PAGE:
The enzymatic stage has many participants. These include carbon dioxide, hy-drogen carrier with hydrogen (NADPH), ATP, ribulose biphosphate (RuBP, or C5), and Rubisco along with some other enzymes. Everything occurs in the matrix (stroma) of the chloroplast. The main event of the enzymatic stage is CO2 as-similation with C5 into short-living C6 molecules. Assimilation requires Rubisco as an enzyme. Next, this temporary C6 breaks into two C3 molecules (PGA). Then, PGA will participate in the complex set of reactions which spend NADPH and ATP as sources of hydrogen and energy, respectively; and yields (though the intermediate stage of PGAL) one molecule of glucose (C6H12O6) for every six as-similated molecules of CO2. NADP+, ADP and Pi will go back to the light stage. This set of chemical reactions returns RuBP which will start the new cycle of as-similation. Consequently, all reactions described in this paragraph are part of the cycle which has the name “Calvin cycle” or “C3 cycle” (because the C3 PGA molecules here are most important).
In all, enzymatic stage starts with CO2, NADPH, ATP and C5 (RuBP). It ends with glucose (C6H12O6), NADP+, ADP, Pi and the same C5. With an addition of nitro-gen and phosphorous, glucose will give all other organic molecules (Fig. 2.7).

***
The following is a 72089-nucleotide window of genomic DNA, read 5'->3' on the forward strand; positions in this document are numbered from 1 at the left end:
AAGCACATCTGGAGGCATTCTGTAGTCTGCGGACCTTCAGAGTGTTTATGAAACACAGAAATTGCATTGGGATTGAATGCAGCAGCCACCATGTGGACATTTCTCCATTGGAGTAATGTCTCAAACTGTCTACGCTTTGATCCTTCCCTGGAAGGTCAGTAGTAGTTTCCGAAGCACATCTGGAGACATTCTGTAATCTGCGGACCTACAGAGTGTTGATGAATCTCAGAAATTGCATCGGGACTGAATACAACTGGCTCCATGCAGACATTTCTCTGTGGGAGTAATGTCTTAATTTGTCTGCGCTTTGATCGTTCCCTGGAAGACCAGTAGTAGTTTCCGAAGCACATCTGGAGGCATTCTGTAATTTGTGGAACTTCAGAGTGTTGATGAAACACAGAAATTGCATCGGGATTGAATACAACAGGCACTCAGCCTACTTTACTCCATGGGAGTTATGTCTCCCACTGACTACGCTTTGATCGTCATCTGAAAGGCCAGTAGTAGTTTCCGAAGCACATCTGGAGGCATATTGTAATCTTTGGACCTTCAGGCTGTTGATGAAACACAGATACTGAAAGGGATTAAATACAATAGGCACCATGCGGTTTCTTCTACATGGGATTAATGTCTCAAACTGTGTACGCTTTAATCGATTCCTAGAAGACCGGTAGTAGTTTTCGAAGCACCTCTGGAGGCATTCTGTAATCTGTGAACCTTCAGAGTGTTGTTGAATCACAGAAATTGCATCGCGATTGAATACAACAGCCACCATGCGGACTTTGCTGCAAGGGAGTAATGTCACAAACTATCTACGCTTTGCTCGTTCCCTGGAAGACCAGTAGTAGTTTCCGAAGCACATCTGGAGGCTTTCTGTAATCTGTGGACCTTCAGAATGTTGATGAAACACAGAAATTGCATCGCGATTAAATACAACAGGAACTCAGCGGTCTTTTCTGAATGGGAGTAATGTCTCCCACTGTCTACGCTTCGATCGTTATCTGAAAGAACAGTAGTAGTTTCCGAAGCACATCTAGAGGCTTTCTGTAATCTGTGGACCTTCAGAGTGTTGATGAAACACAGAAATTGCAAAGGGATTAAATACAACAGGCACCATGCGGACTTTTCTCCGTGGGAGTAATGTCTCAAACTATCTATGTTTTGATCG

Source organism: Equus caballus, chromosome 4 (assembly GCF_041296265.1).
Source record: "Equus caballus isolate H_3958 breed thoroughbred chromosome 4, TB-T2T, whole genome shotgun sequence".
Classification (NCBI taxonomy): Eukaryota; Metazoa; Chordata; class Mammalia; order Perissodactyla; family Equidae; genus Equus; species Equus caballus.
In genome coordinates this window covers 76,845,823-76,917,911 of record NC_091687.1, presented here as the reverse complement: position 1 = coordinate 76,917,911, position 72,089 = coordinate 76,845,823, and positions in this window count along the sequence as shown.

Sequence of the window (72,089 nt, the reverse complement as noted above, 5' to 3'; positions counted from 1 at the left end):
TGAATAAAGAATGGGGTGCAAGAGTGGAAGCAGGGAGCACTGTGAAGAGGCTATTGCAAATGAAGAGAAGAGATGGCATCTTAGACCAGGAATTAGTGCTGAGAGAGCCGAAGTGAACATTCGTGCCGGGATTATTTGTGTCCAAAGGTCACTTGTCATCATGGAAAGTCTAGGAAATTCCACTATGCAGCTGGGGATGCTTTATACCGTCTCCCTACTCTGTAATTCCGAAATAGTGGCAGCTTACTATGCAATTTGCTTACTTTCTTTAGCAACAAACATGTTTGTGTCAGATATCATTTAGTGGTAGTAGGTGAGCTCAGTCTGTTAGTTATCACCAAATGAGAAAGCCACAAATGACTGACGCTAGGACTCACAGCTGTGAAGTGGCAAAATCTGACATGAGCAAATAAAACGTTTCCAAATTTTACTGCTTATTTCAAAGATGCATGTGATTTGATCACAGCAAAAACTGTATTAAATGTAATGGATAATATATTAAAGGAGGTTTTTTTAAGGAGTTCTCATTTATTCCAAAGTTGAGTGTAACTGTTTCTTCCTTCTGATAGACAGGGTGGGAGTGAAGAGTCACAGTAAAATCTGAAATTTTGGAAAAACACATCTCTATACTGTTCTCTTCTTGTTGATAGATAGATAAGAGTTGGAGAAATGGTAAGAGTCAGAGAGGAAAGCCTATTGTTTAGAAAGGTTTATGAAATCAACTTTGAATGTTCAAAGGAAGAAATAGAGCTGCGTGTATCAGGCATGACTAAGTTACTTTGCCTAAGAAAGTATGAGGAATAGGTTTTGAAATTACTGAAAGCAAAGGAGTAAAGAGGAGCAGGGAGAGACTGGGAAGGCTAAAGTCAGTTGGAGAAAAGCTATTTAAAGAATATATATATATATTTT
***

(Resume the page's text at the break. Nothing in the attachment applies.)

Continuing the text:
To summarize, the logic of photosynthesis (Fig. 2.8) is based on a simple idea: make sugar from carbon dioxide. Imagine if we have letters “s”, “g”, “u”, and “a”and need to build the word “sugar”. Obviously, we will need two things: the letter “r” and the energy to put these letters in the right order. The same story occurs in photosynthesis: it will need hydrogen (H) which is the “absent letter” from CO2 because sugars must contain H, O and C. NADP+/NADPH is used as hydrogen supplier, and energy is ATP which is created via proton pump, and the proton pump starts because light helps to concentrate protons in the reservoir.
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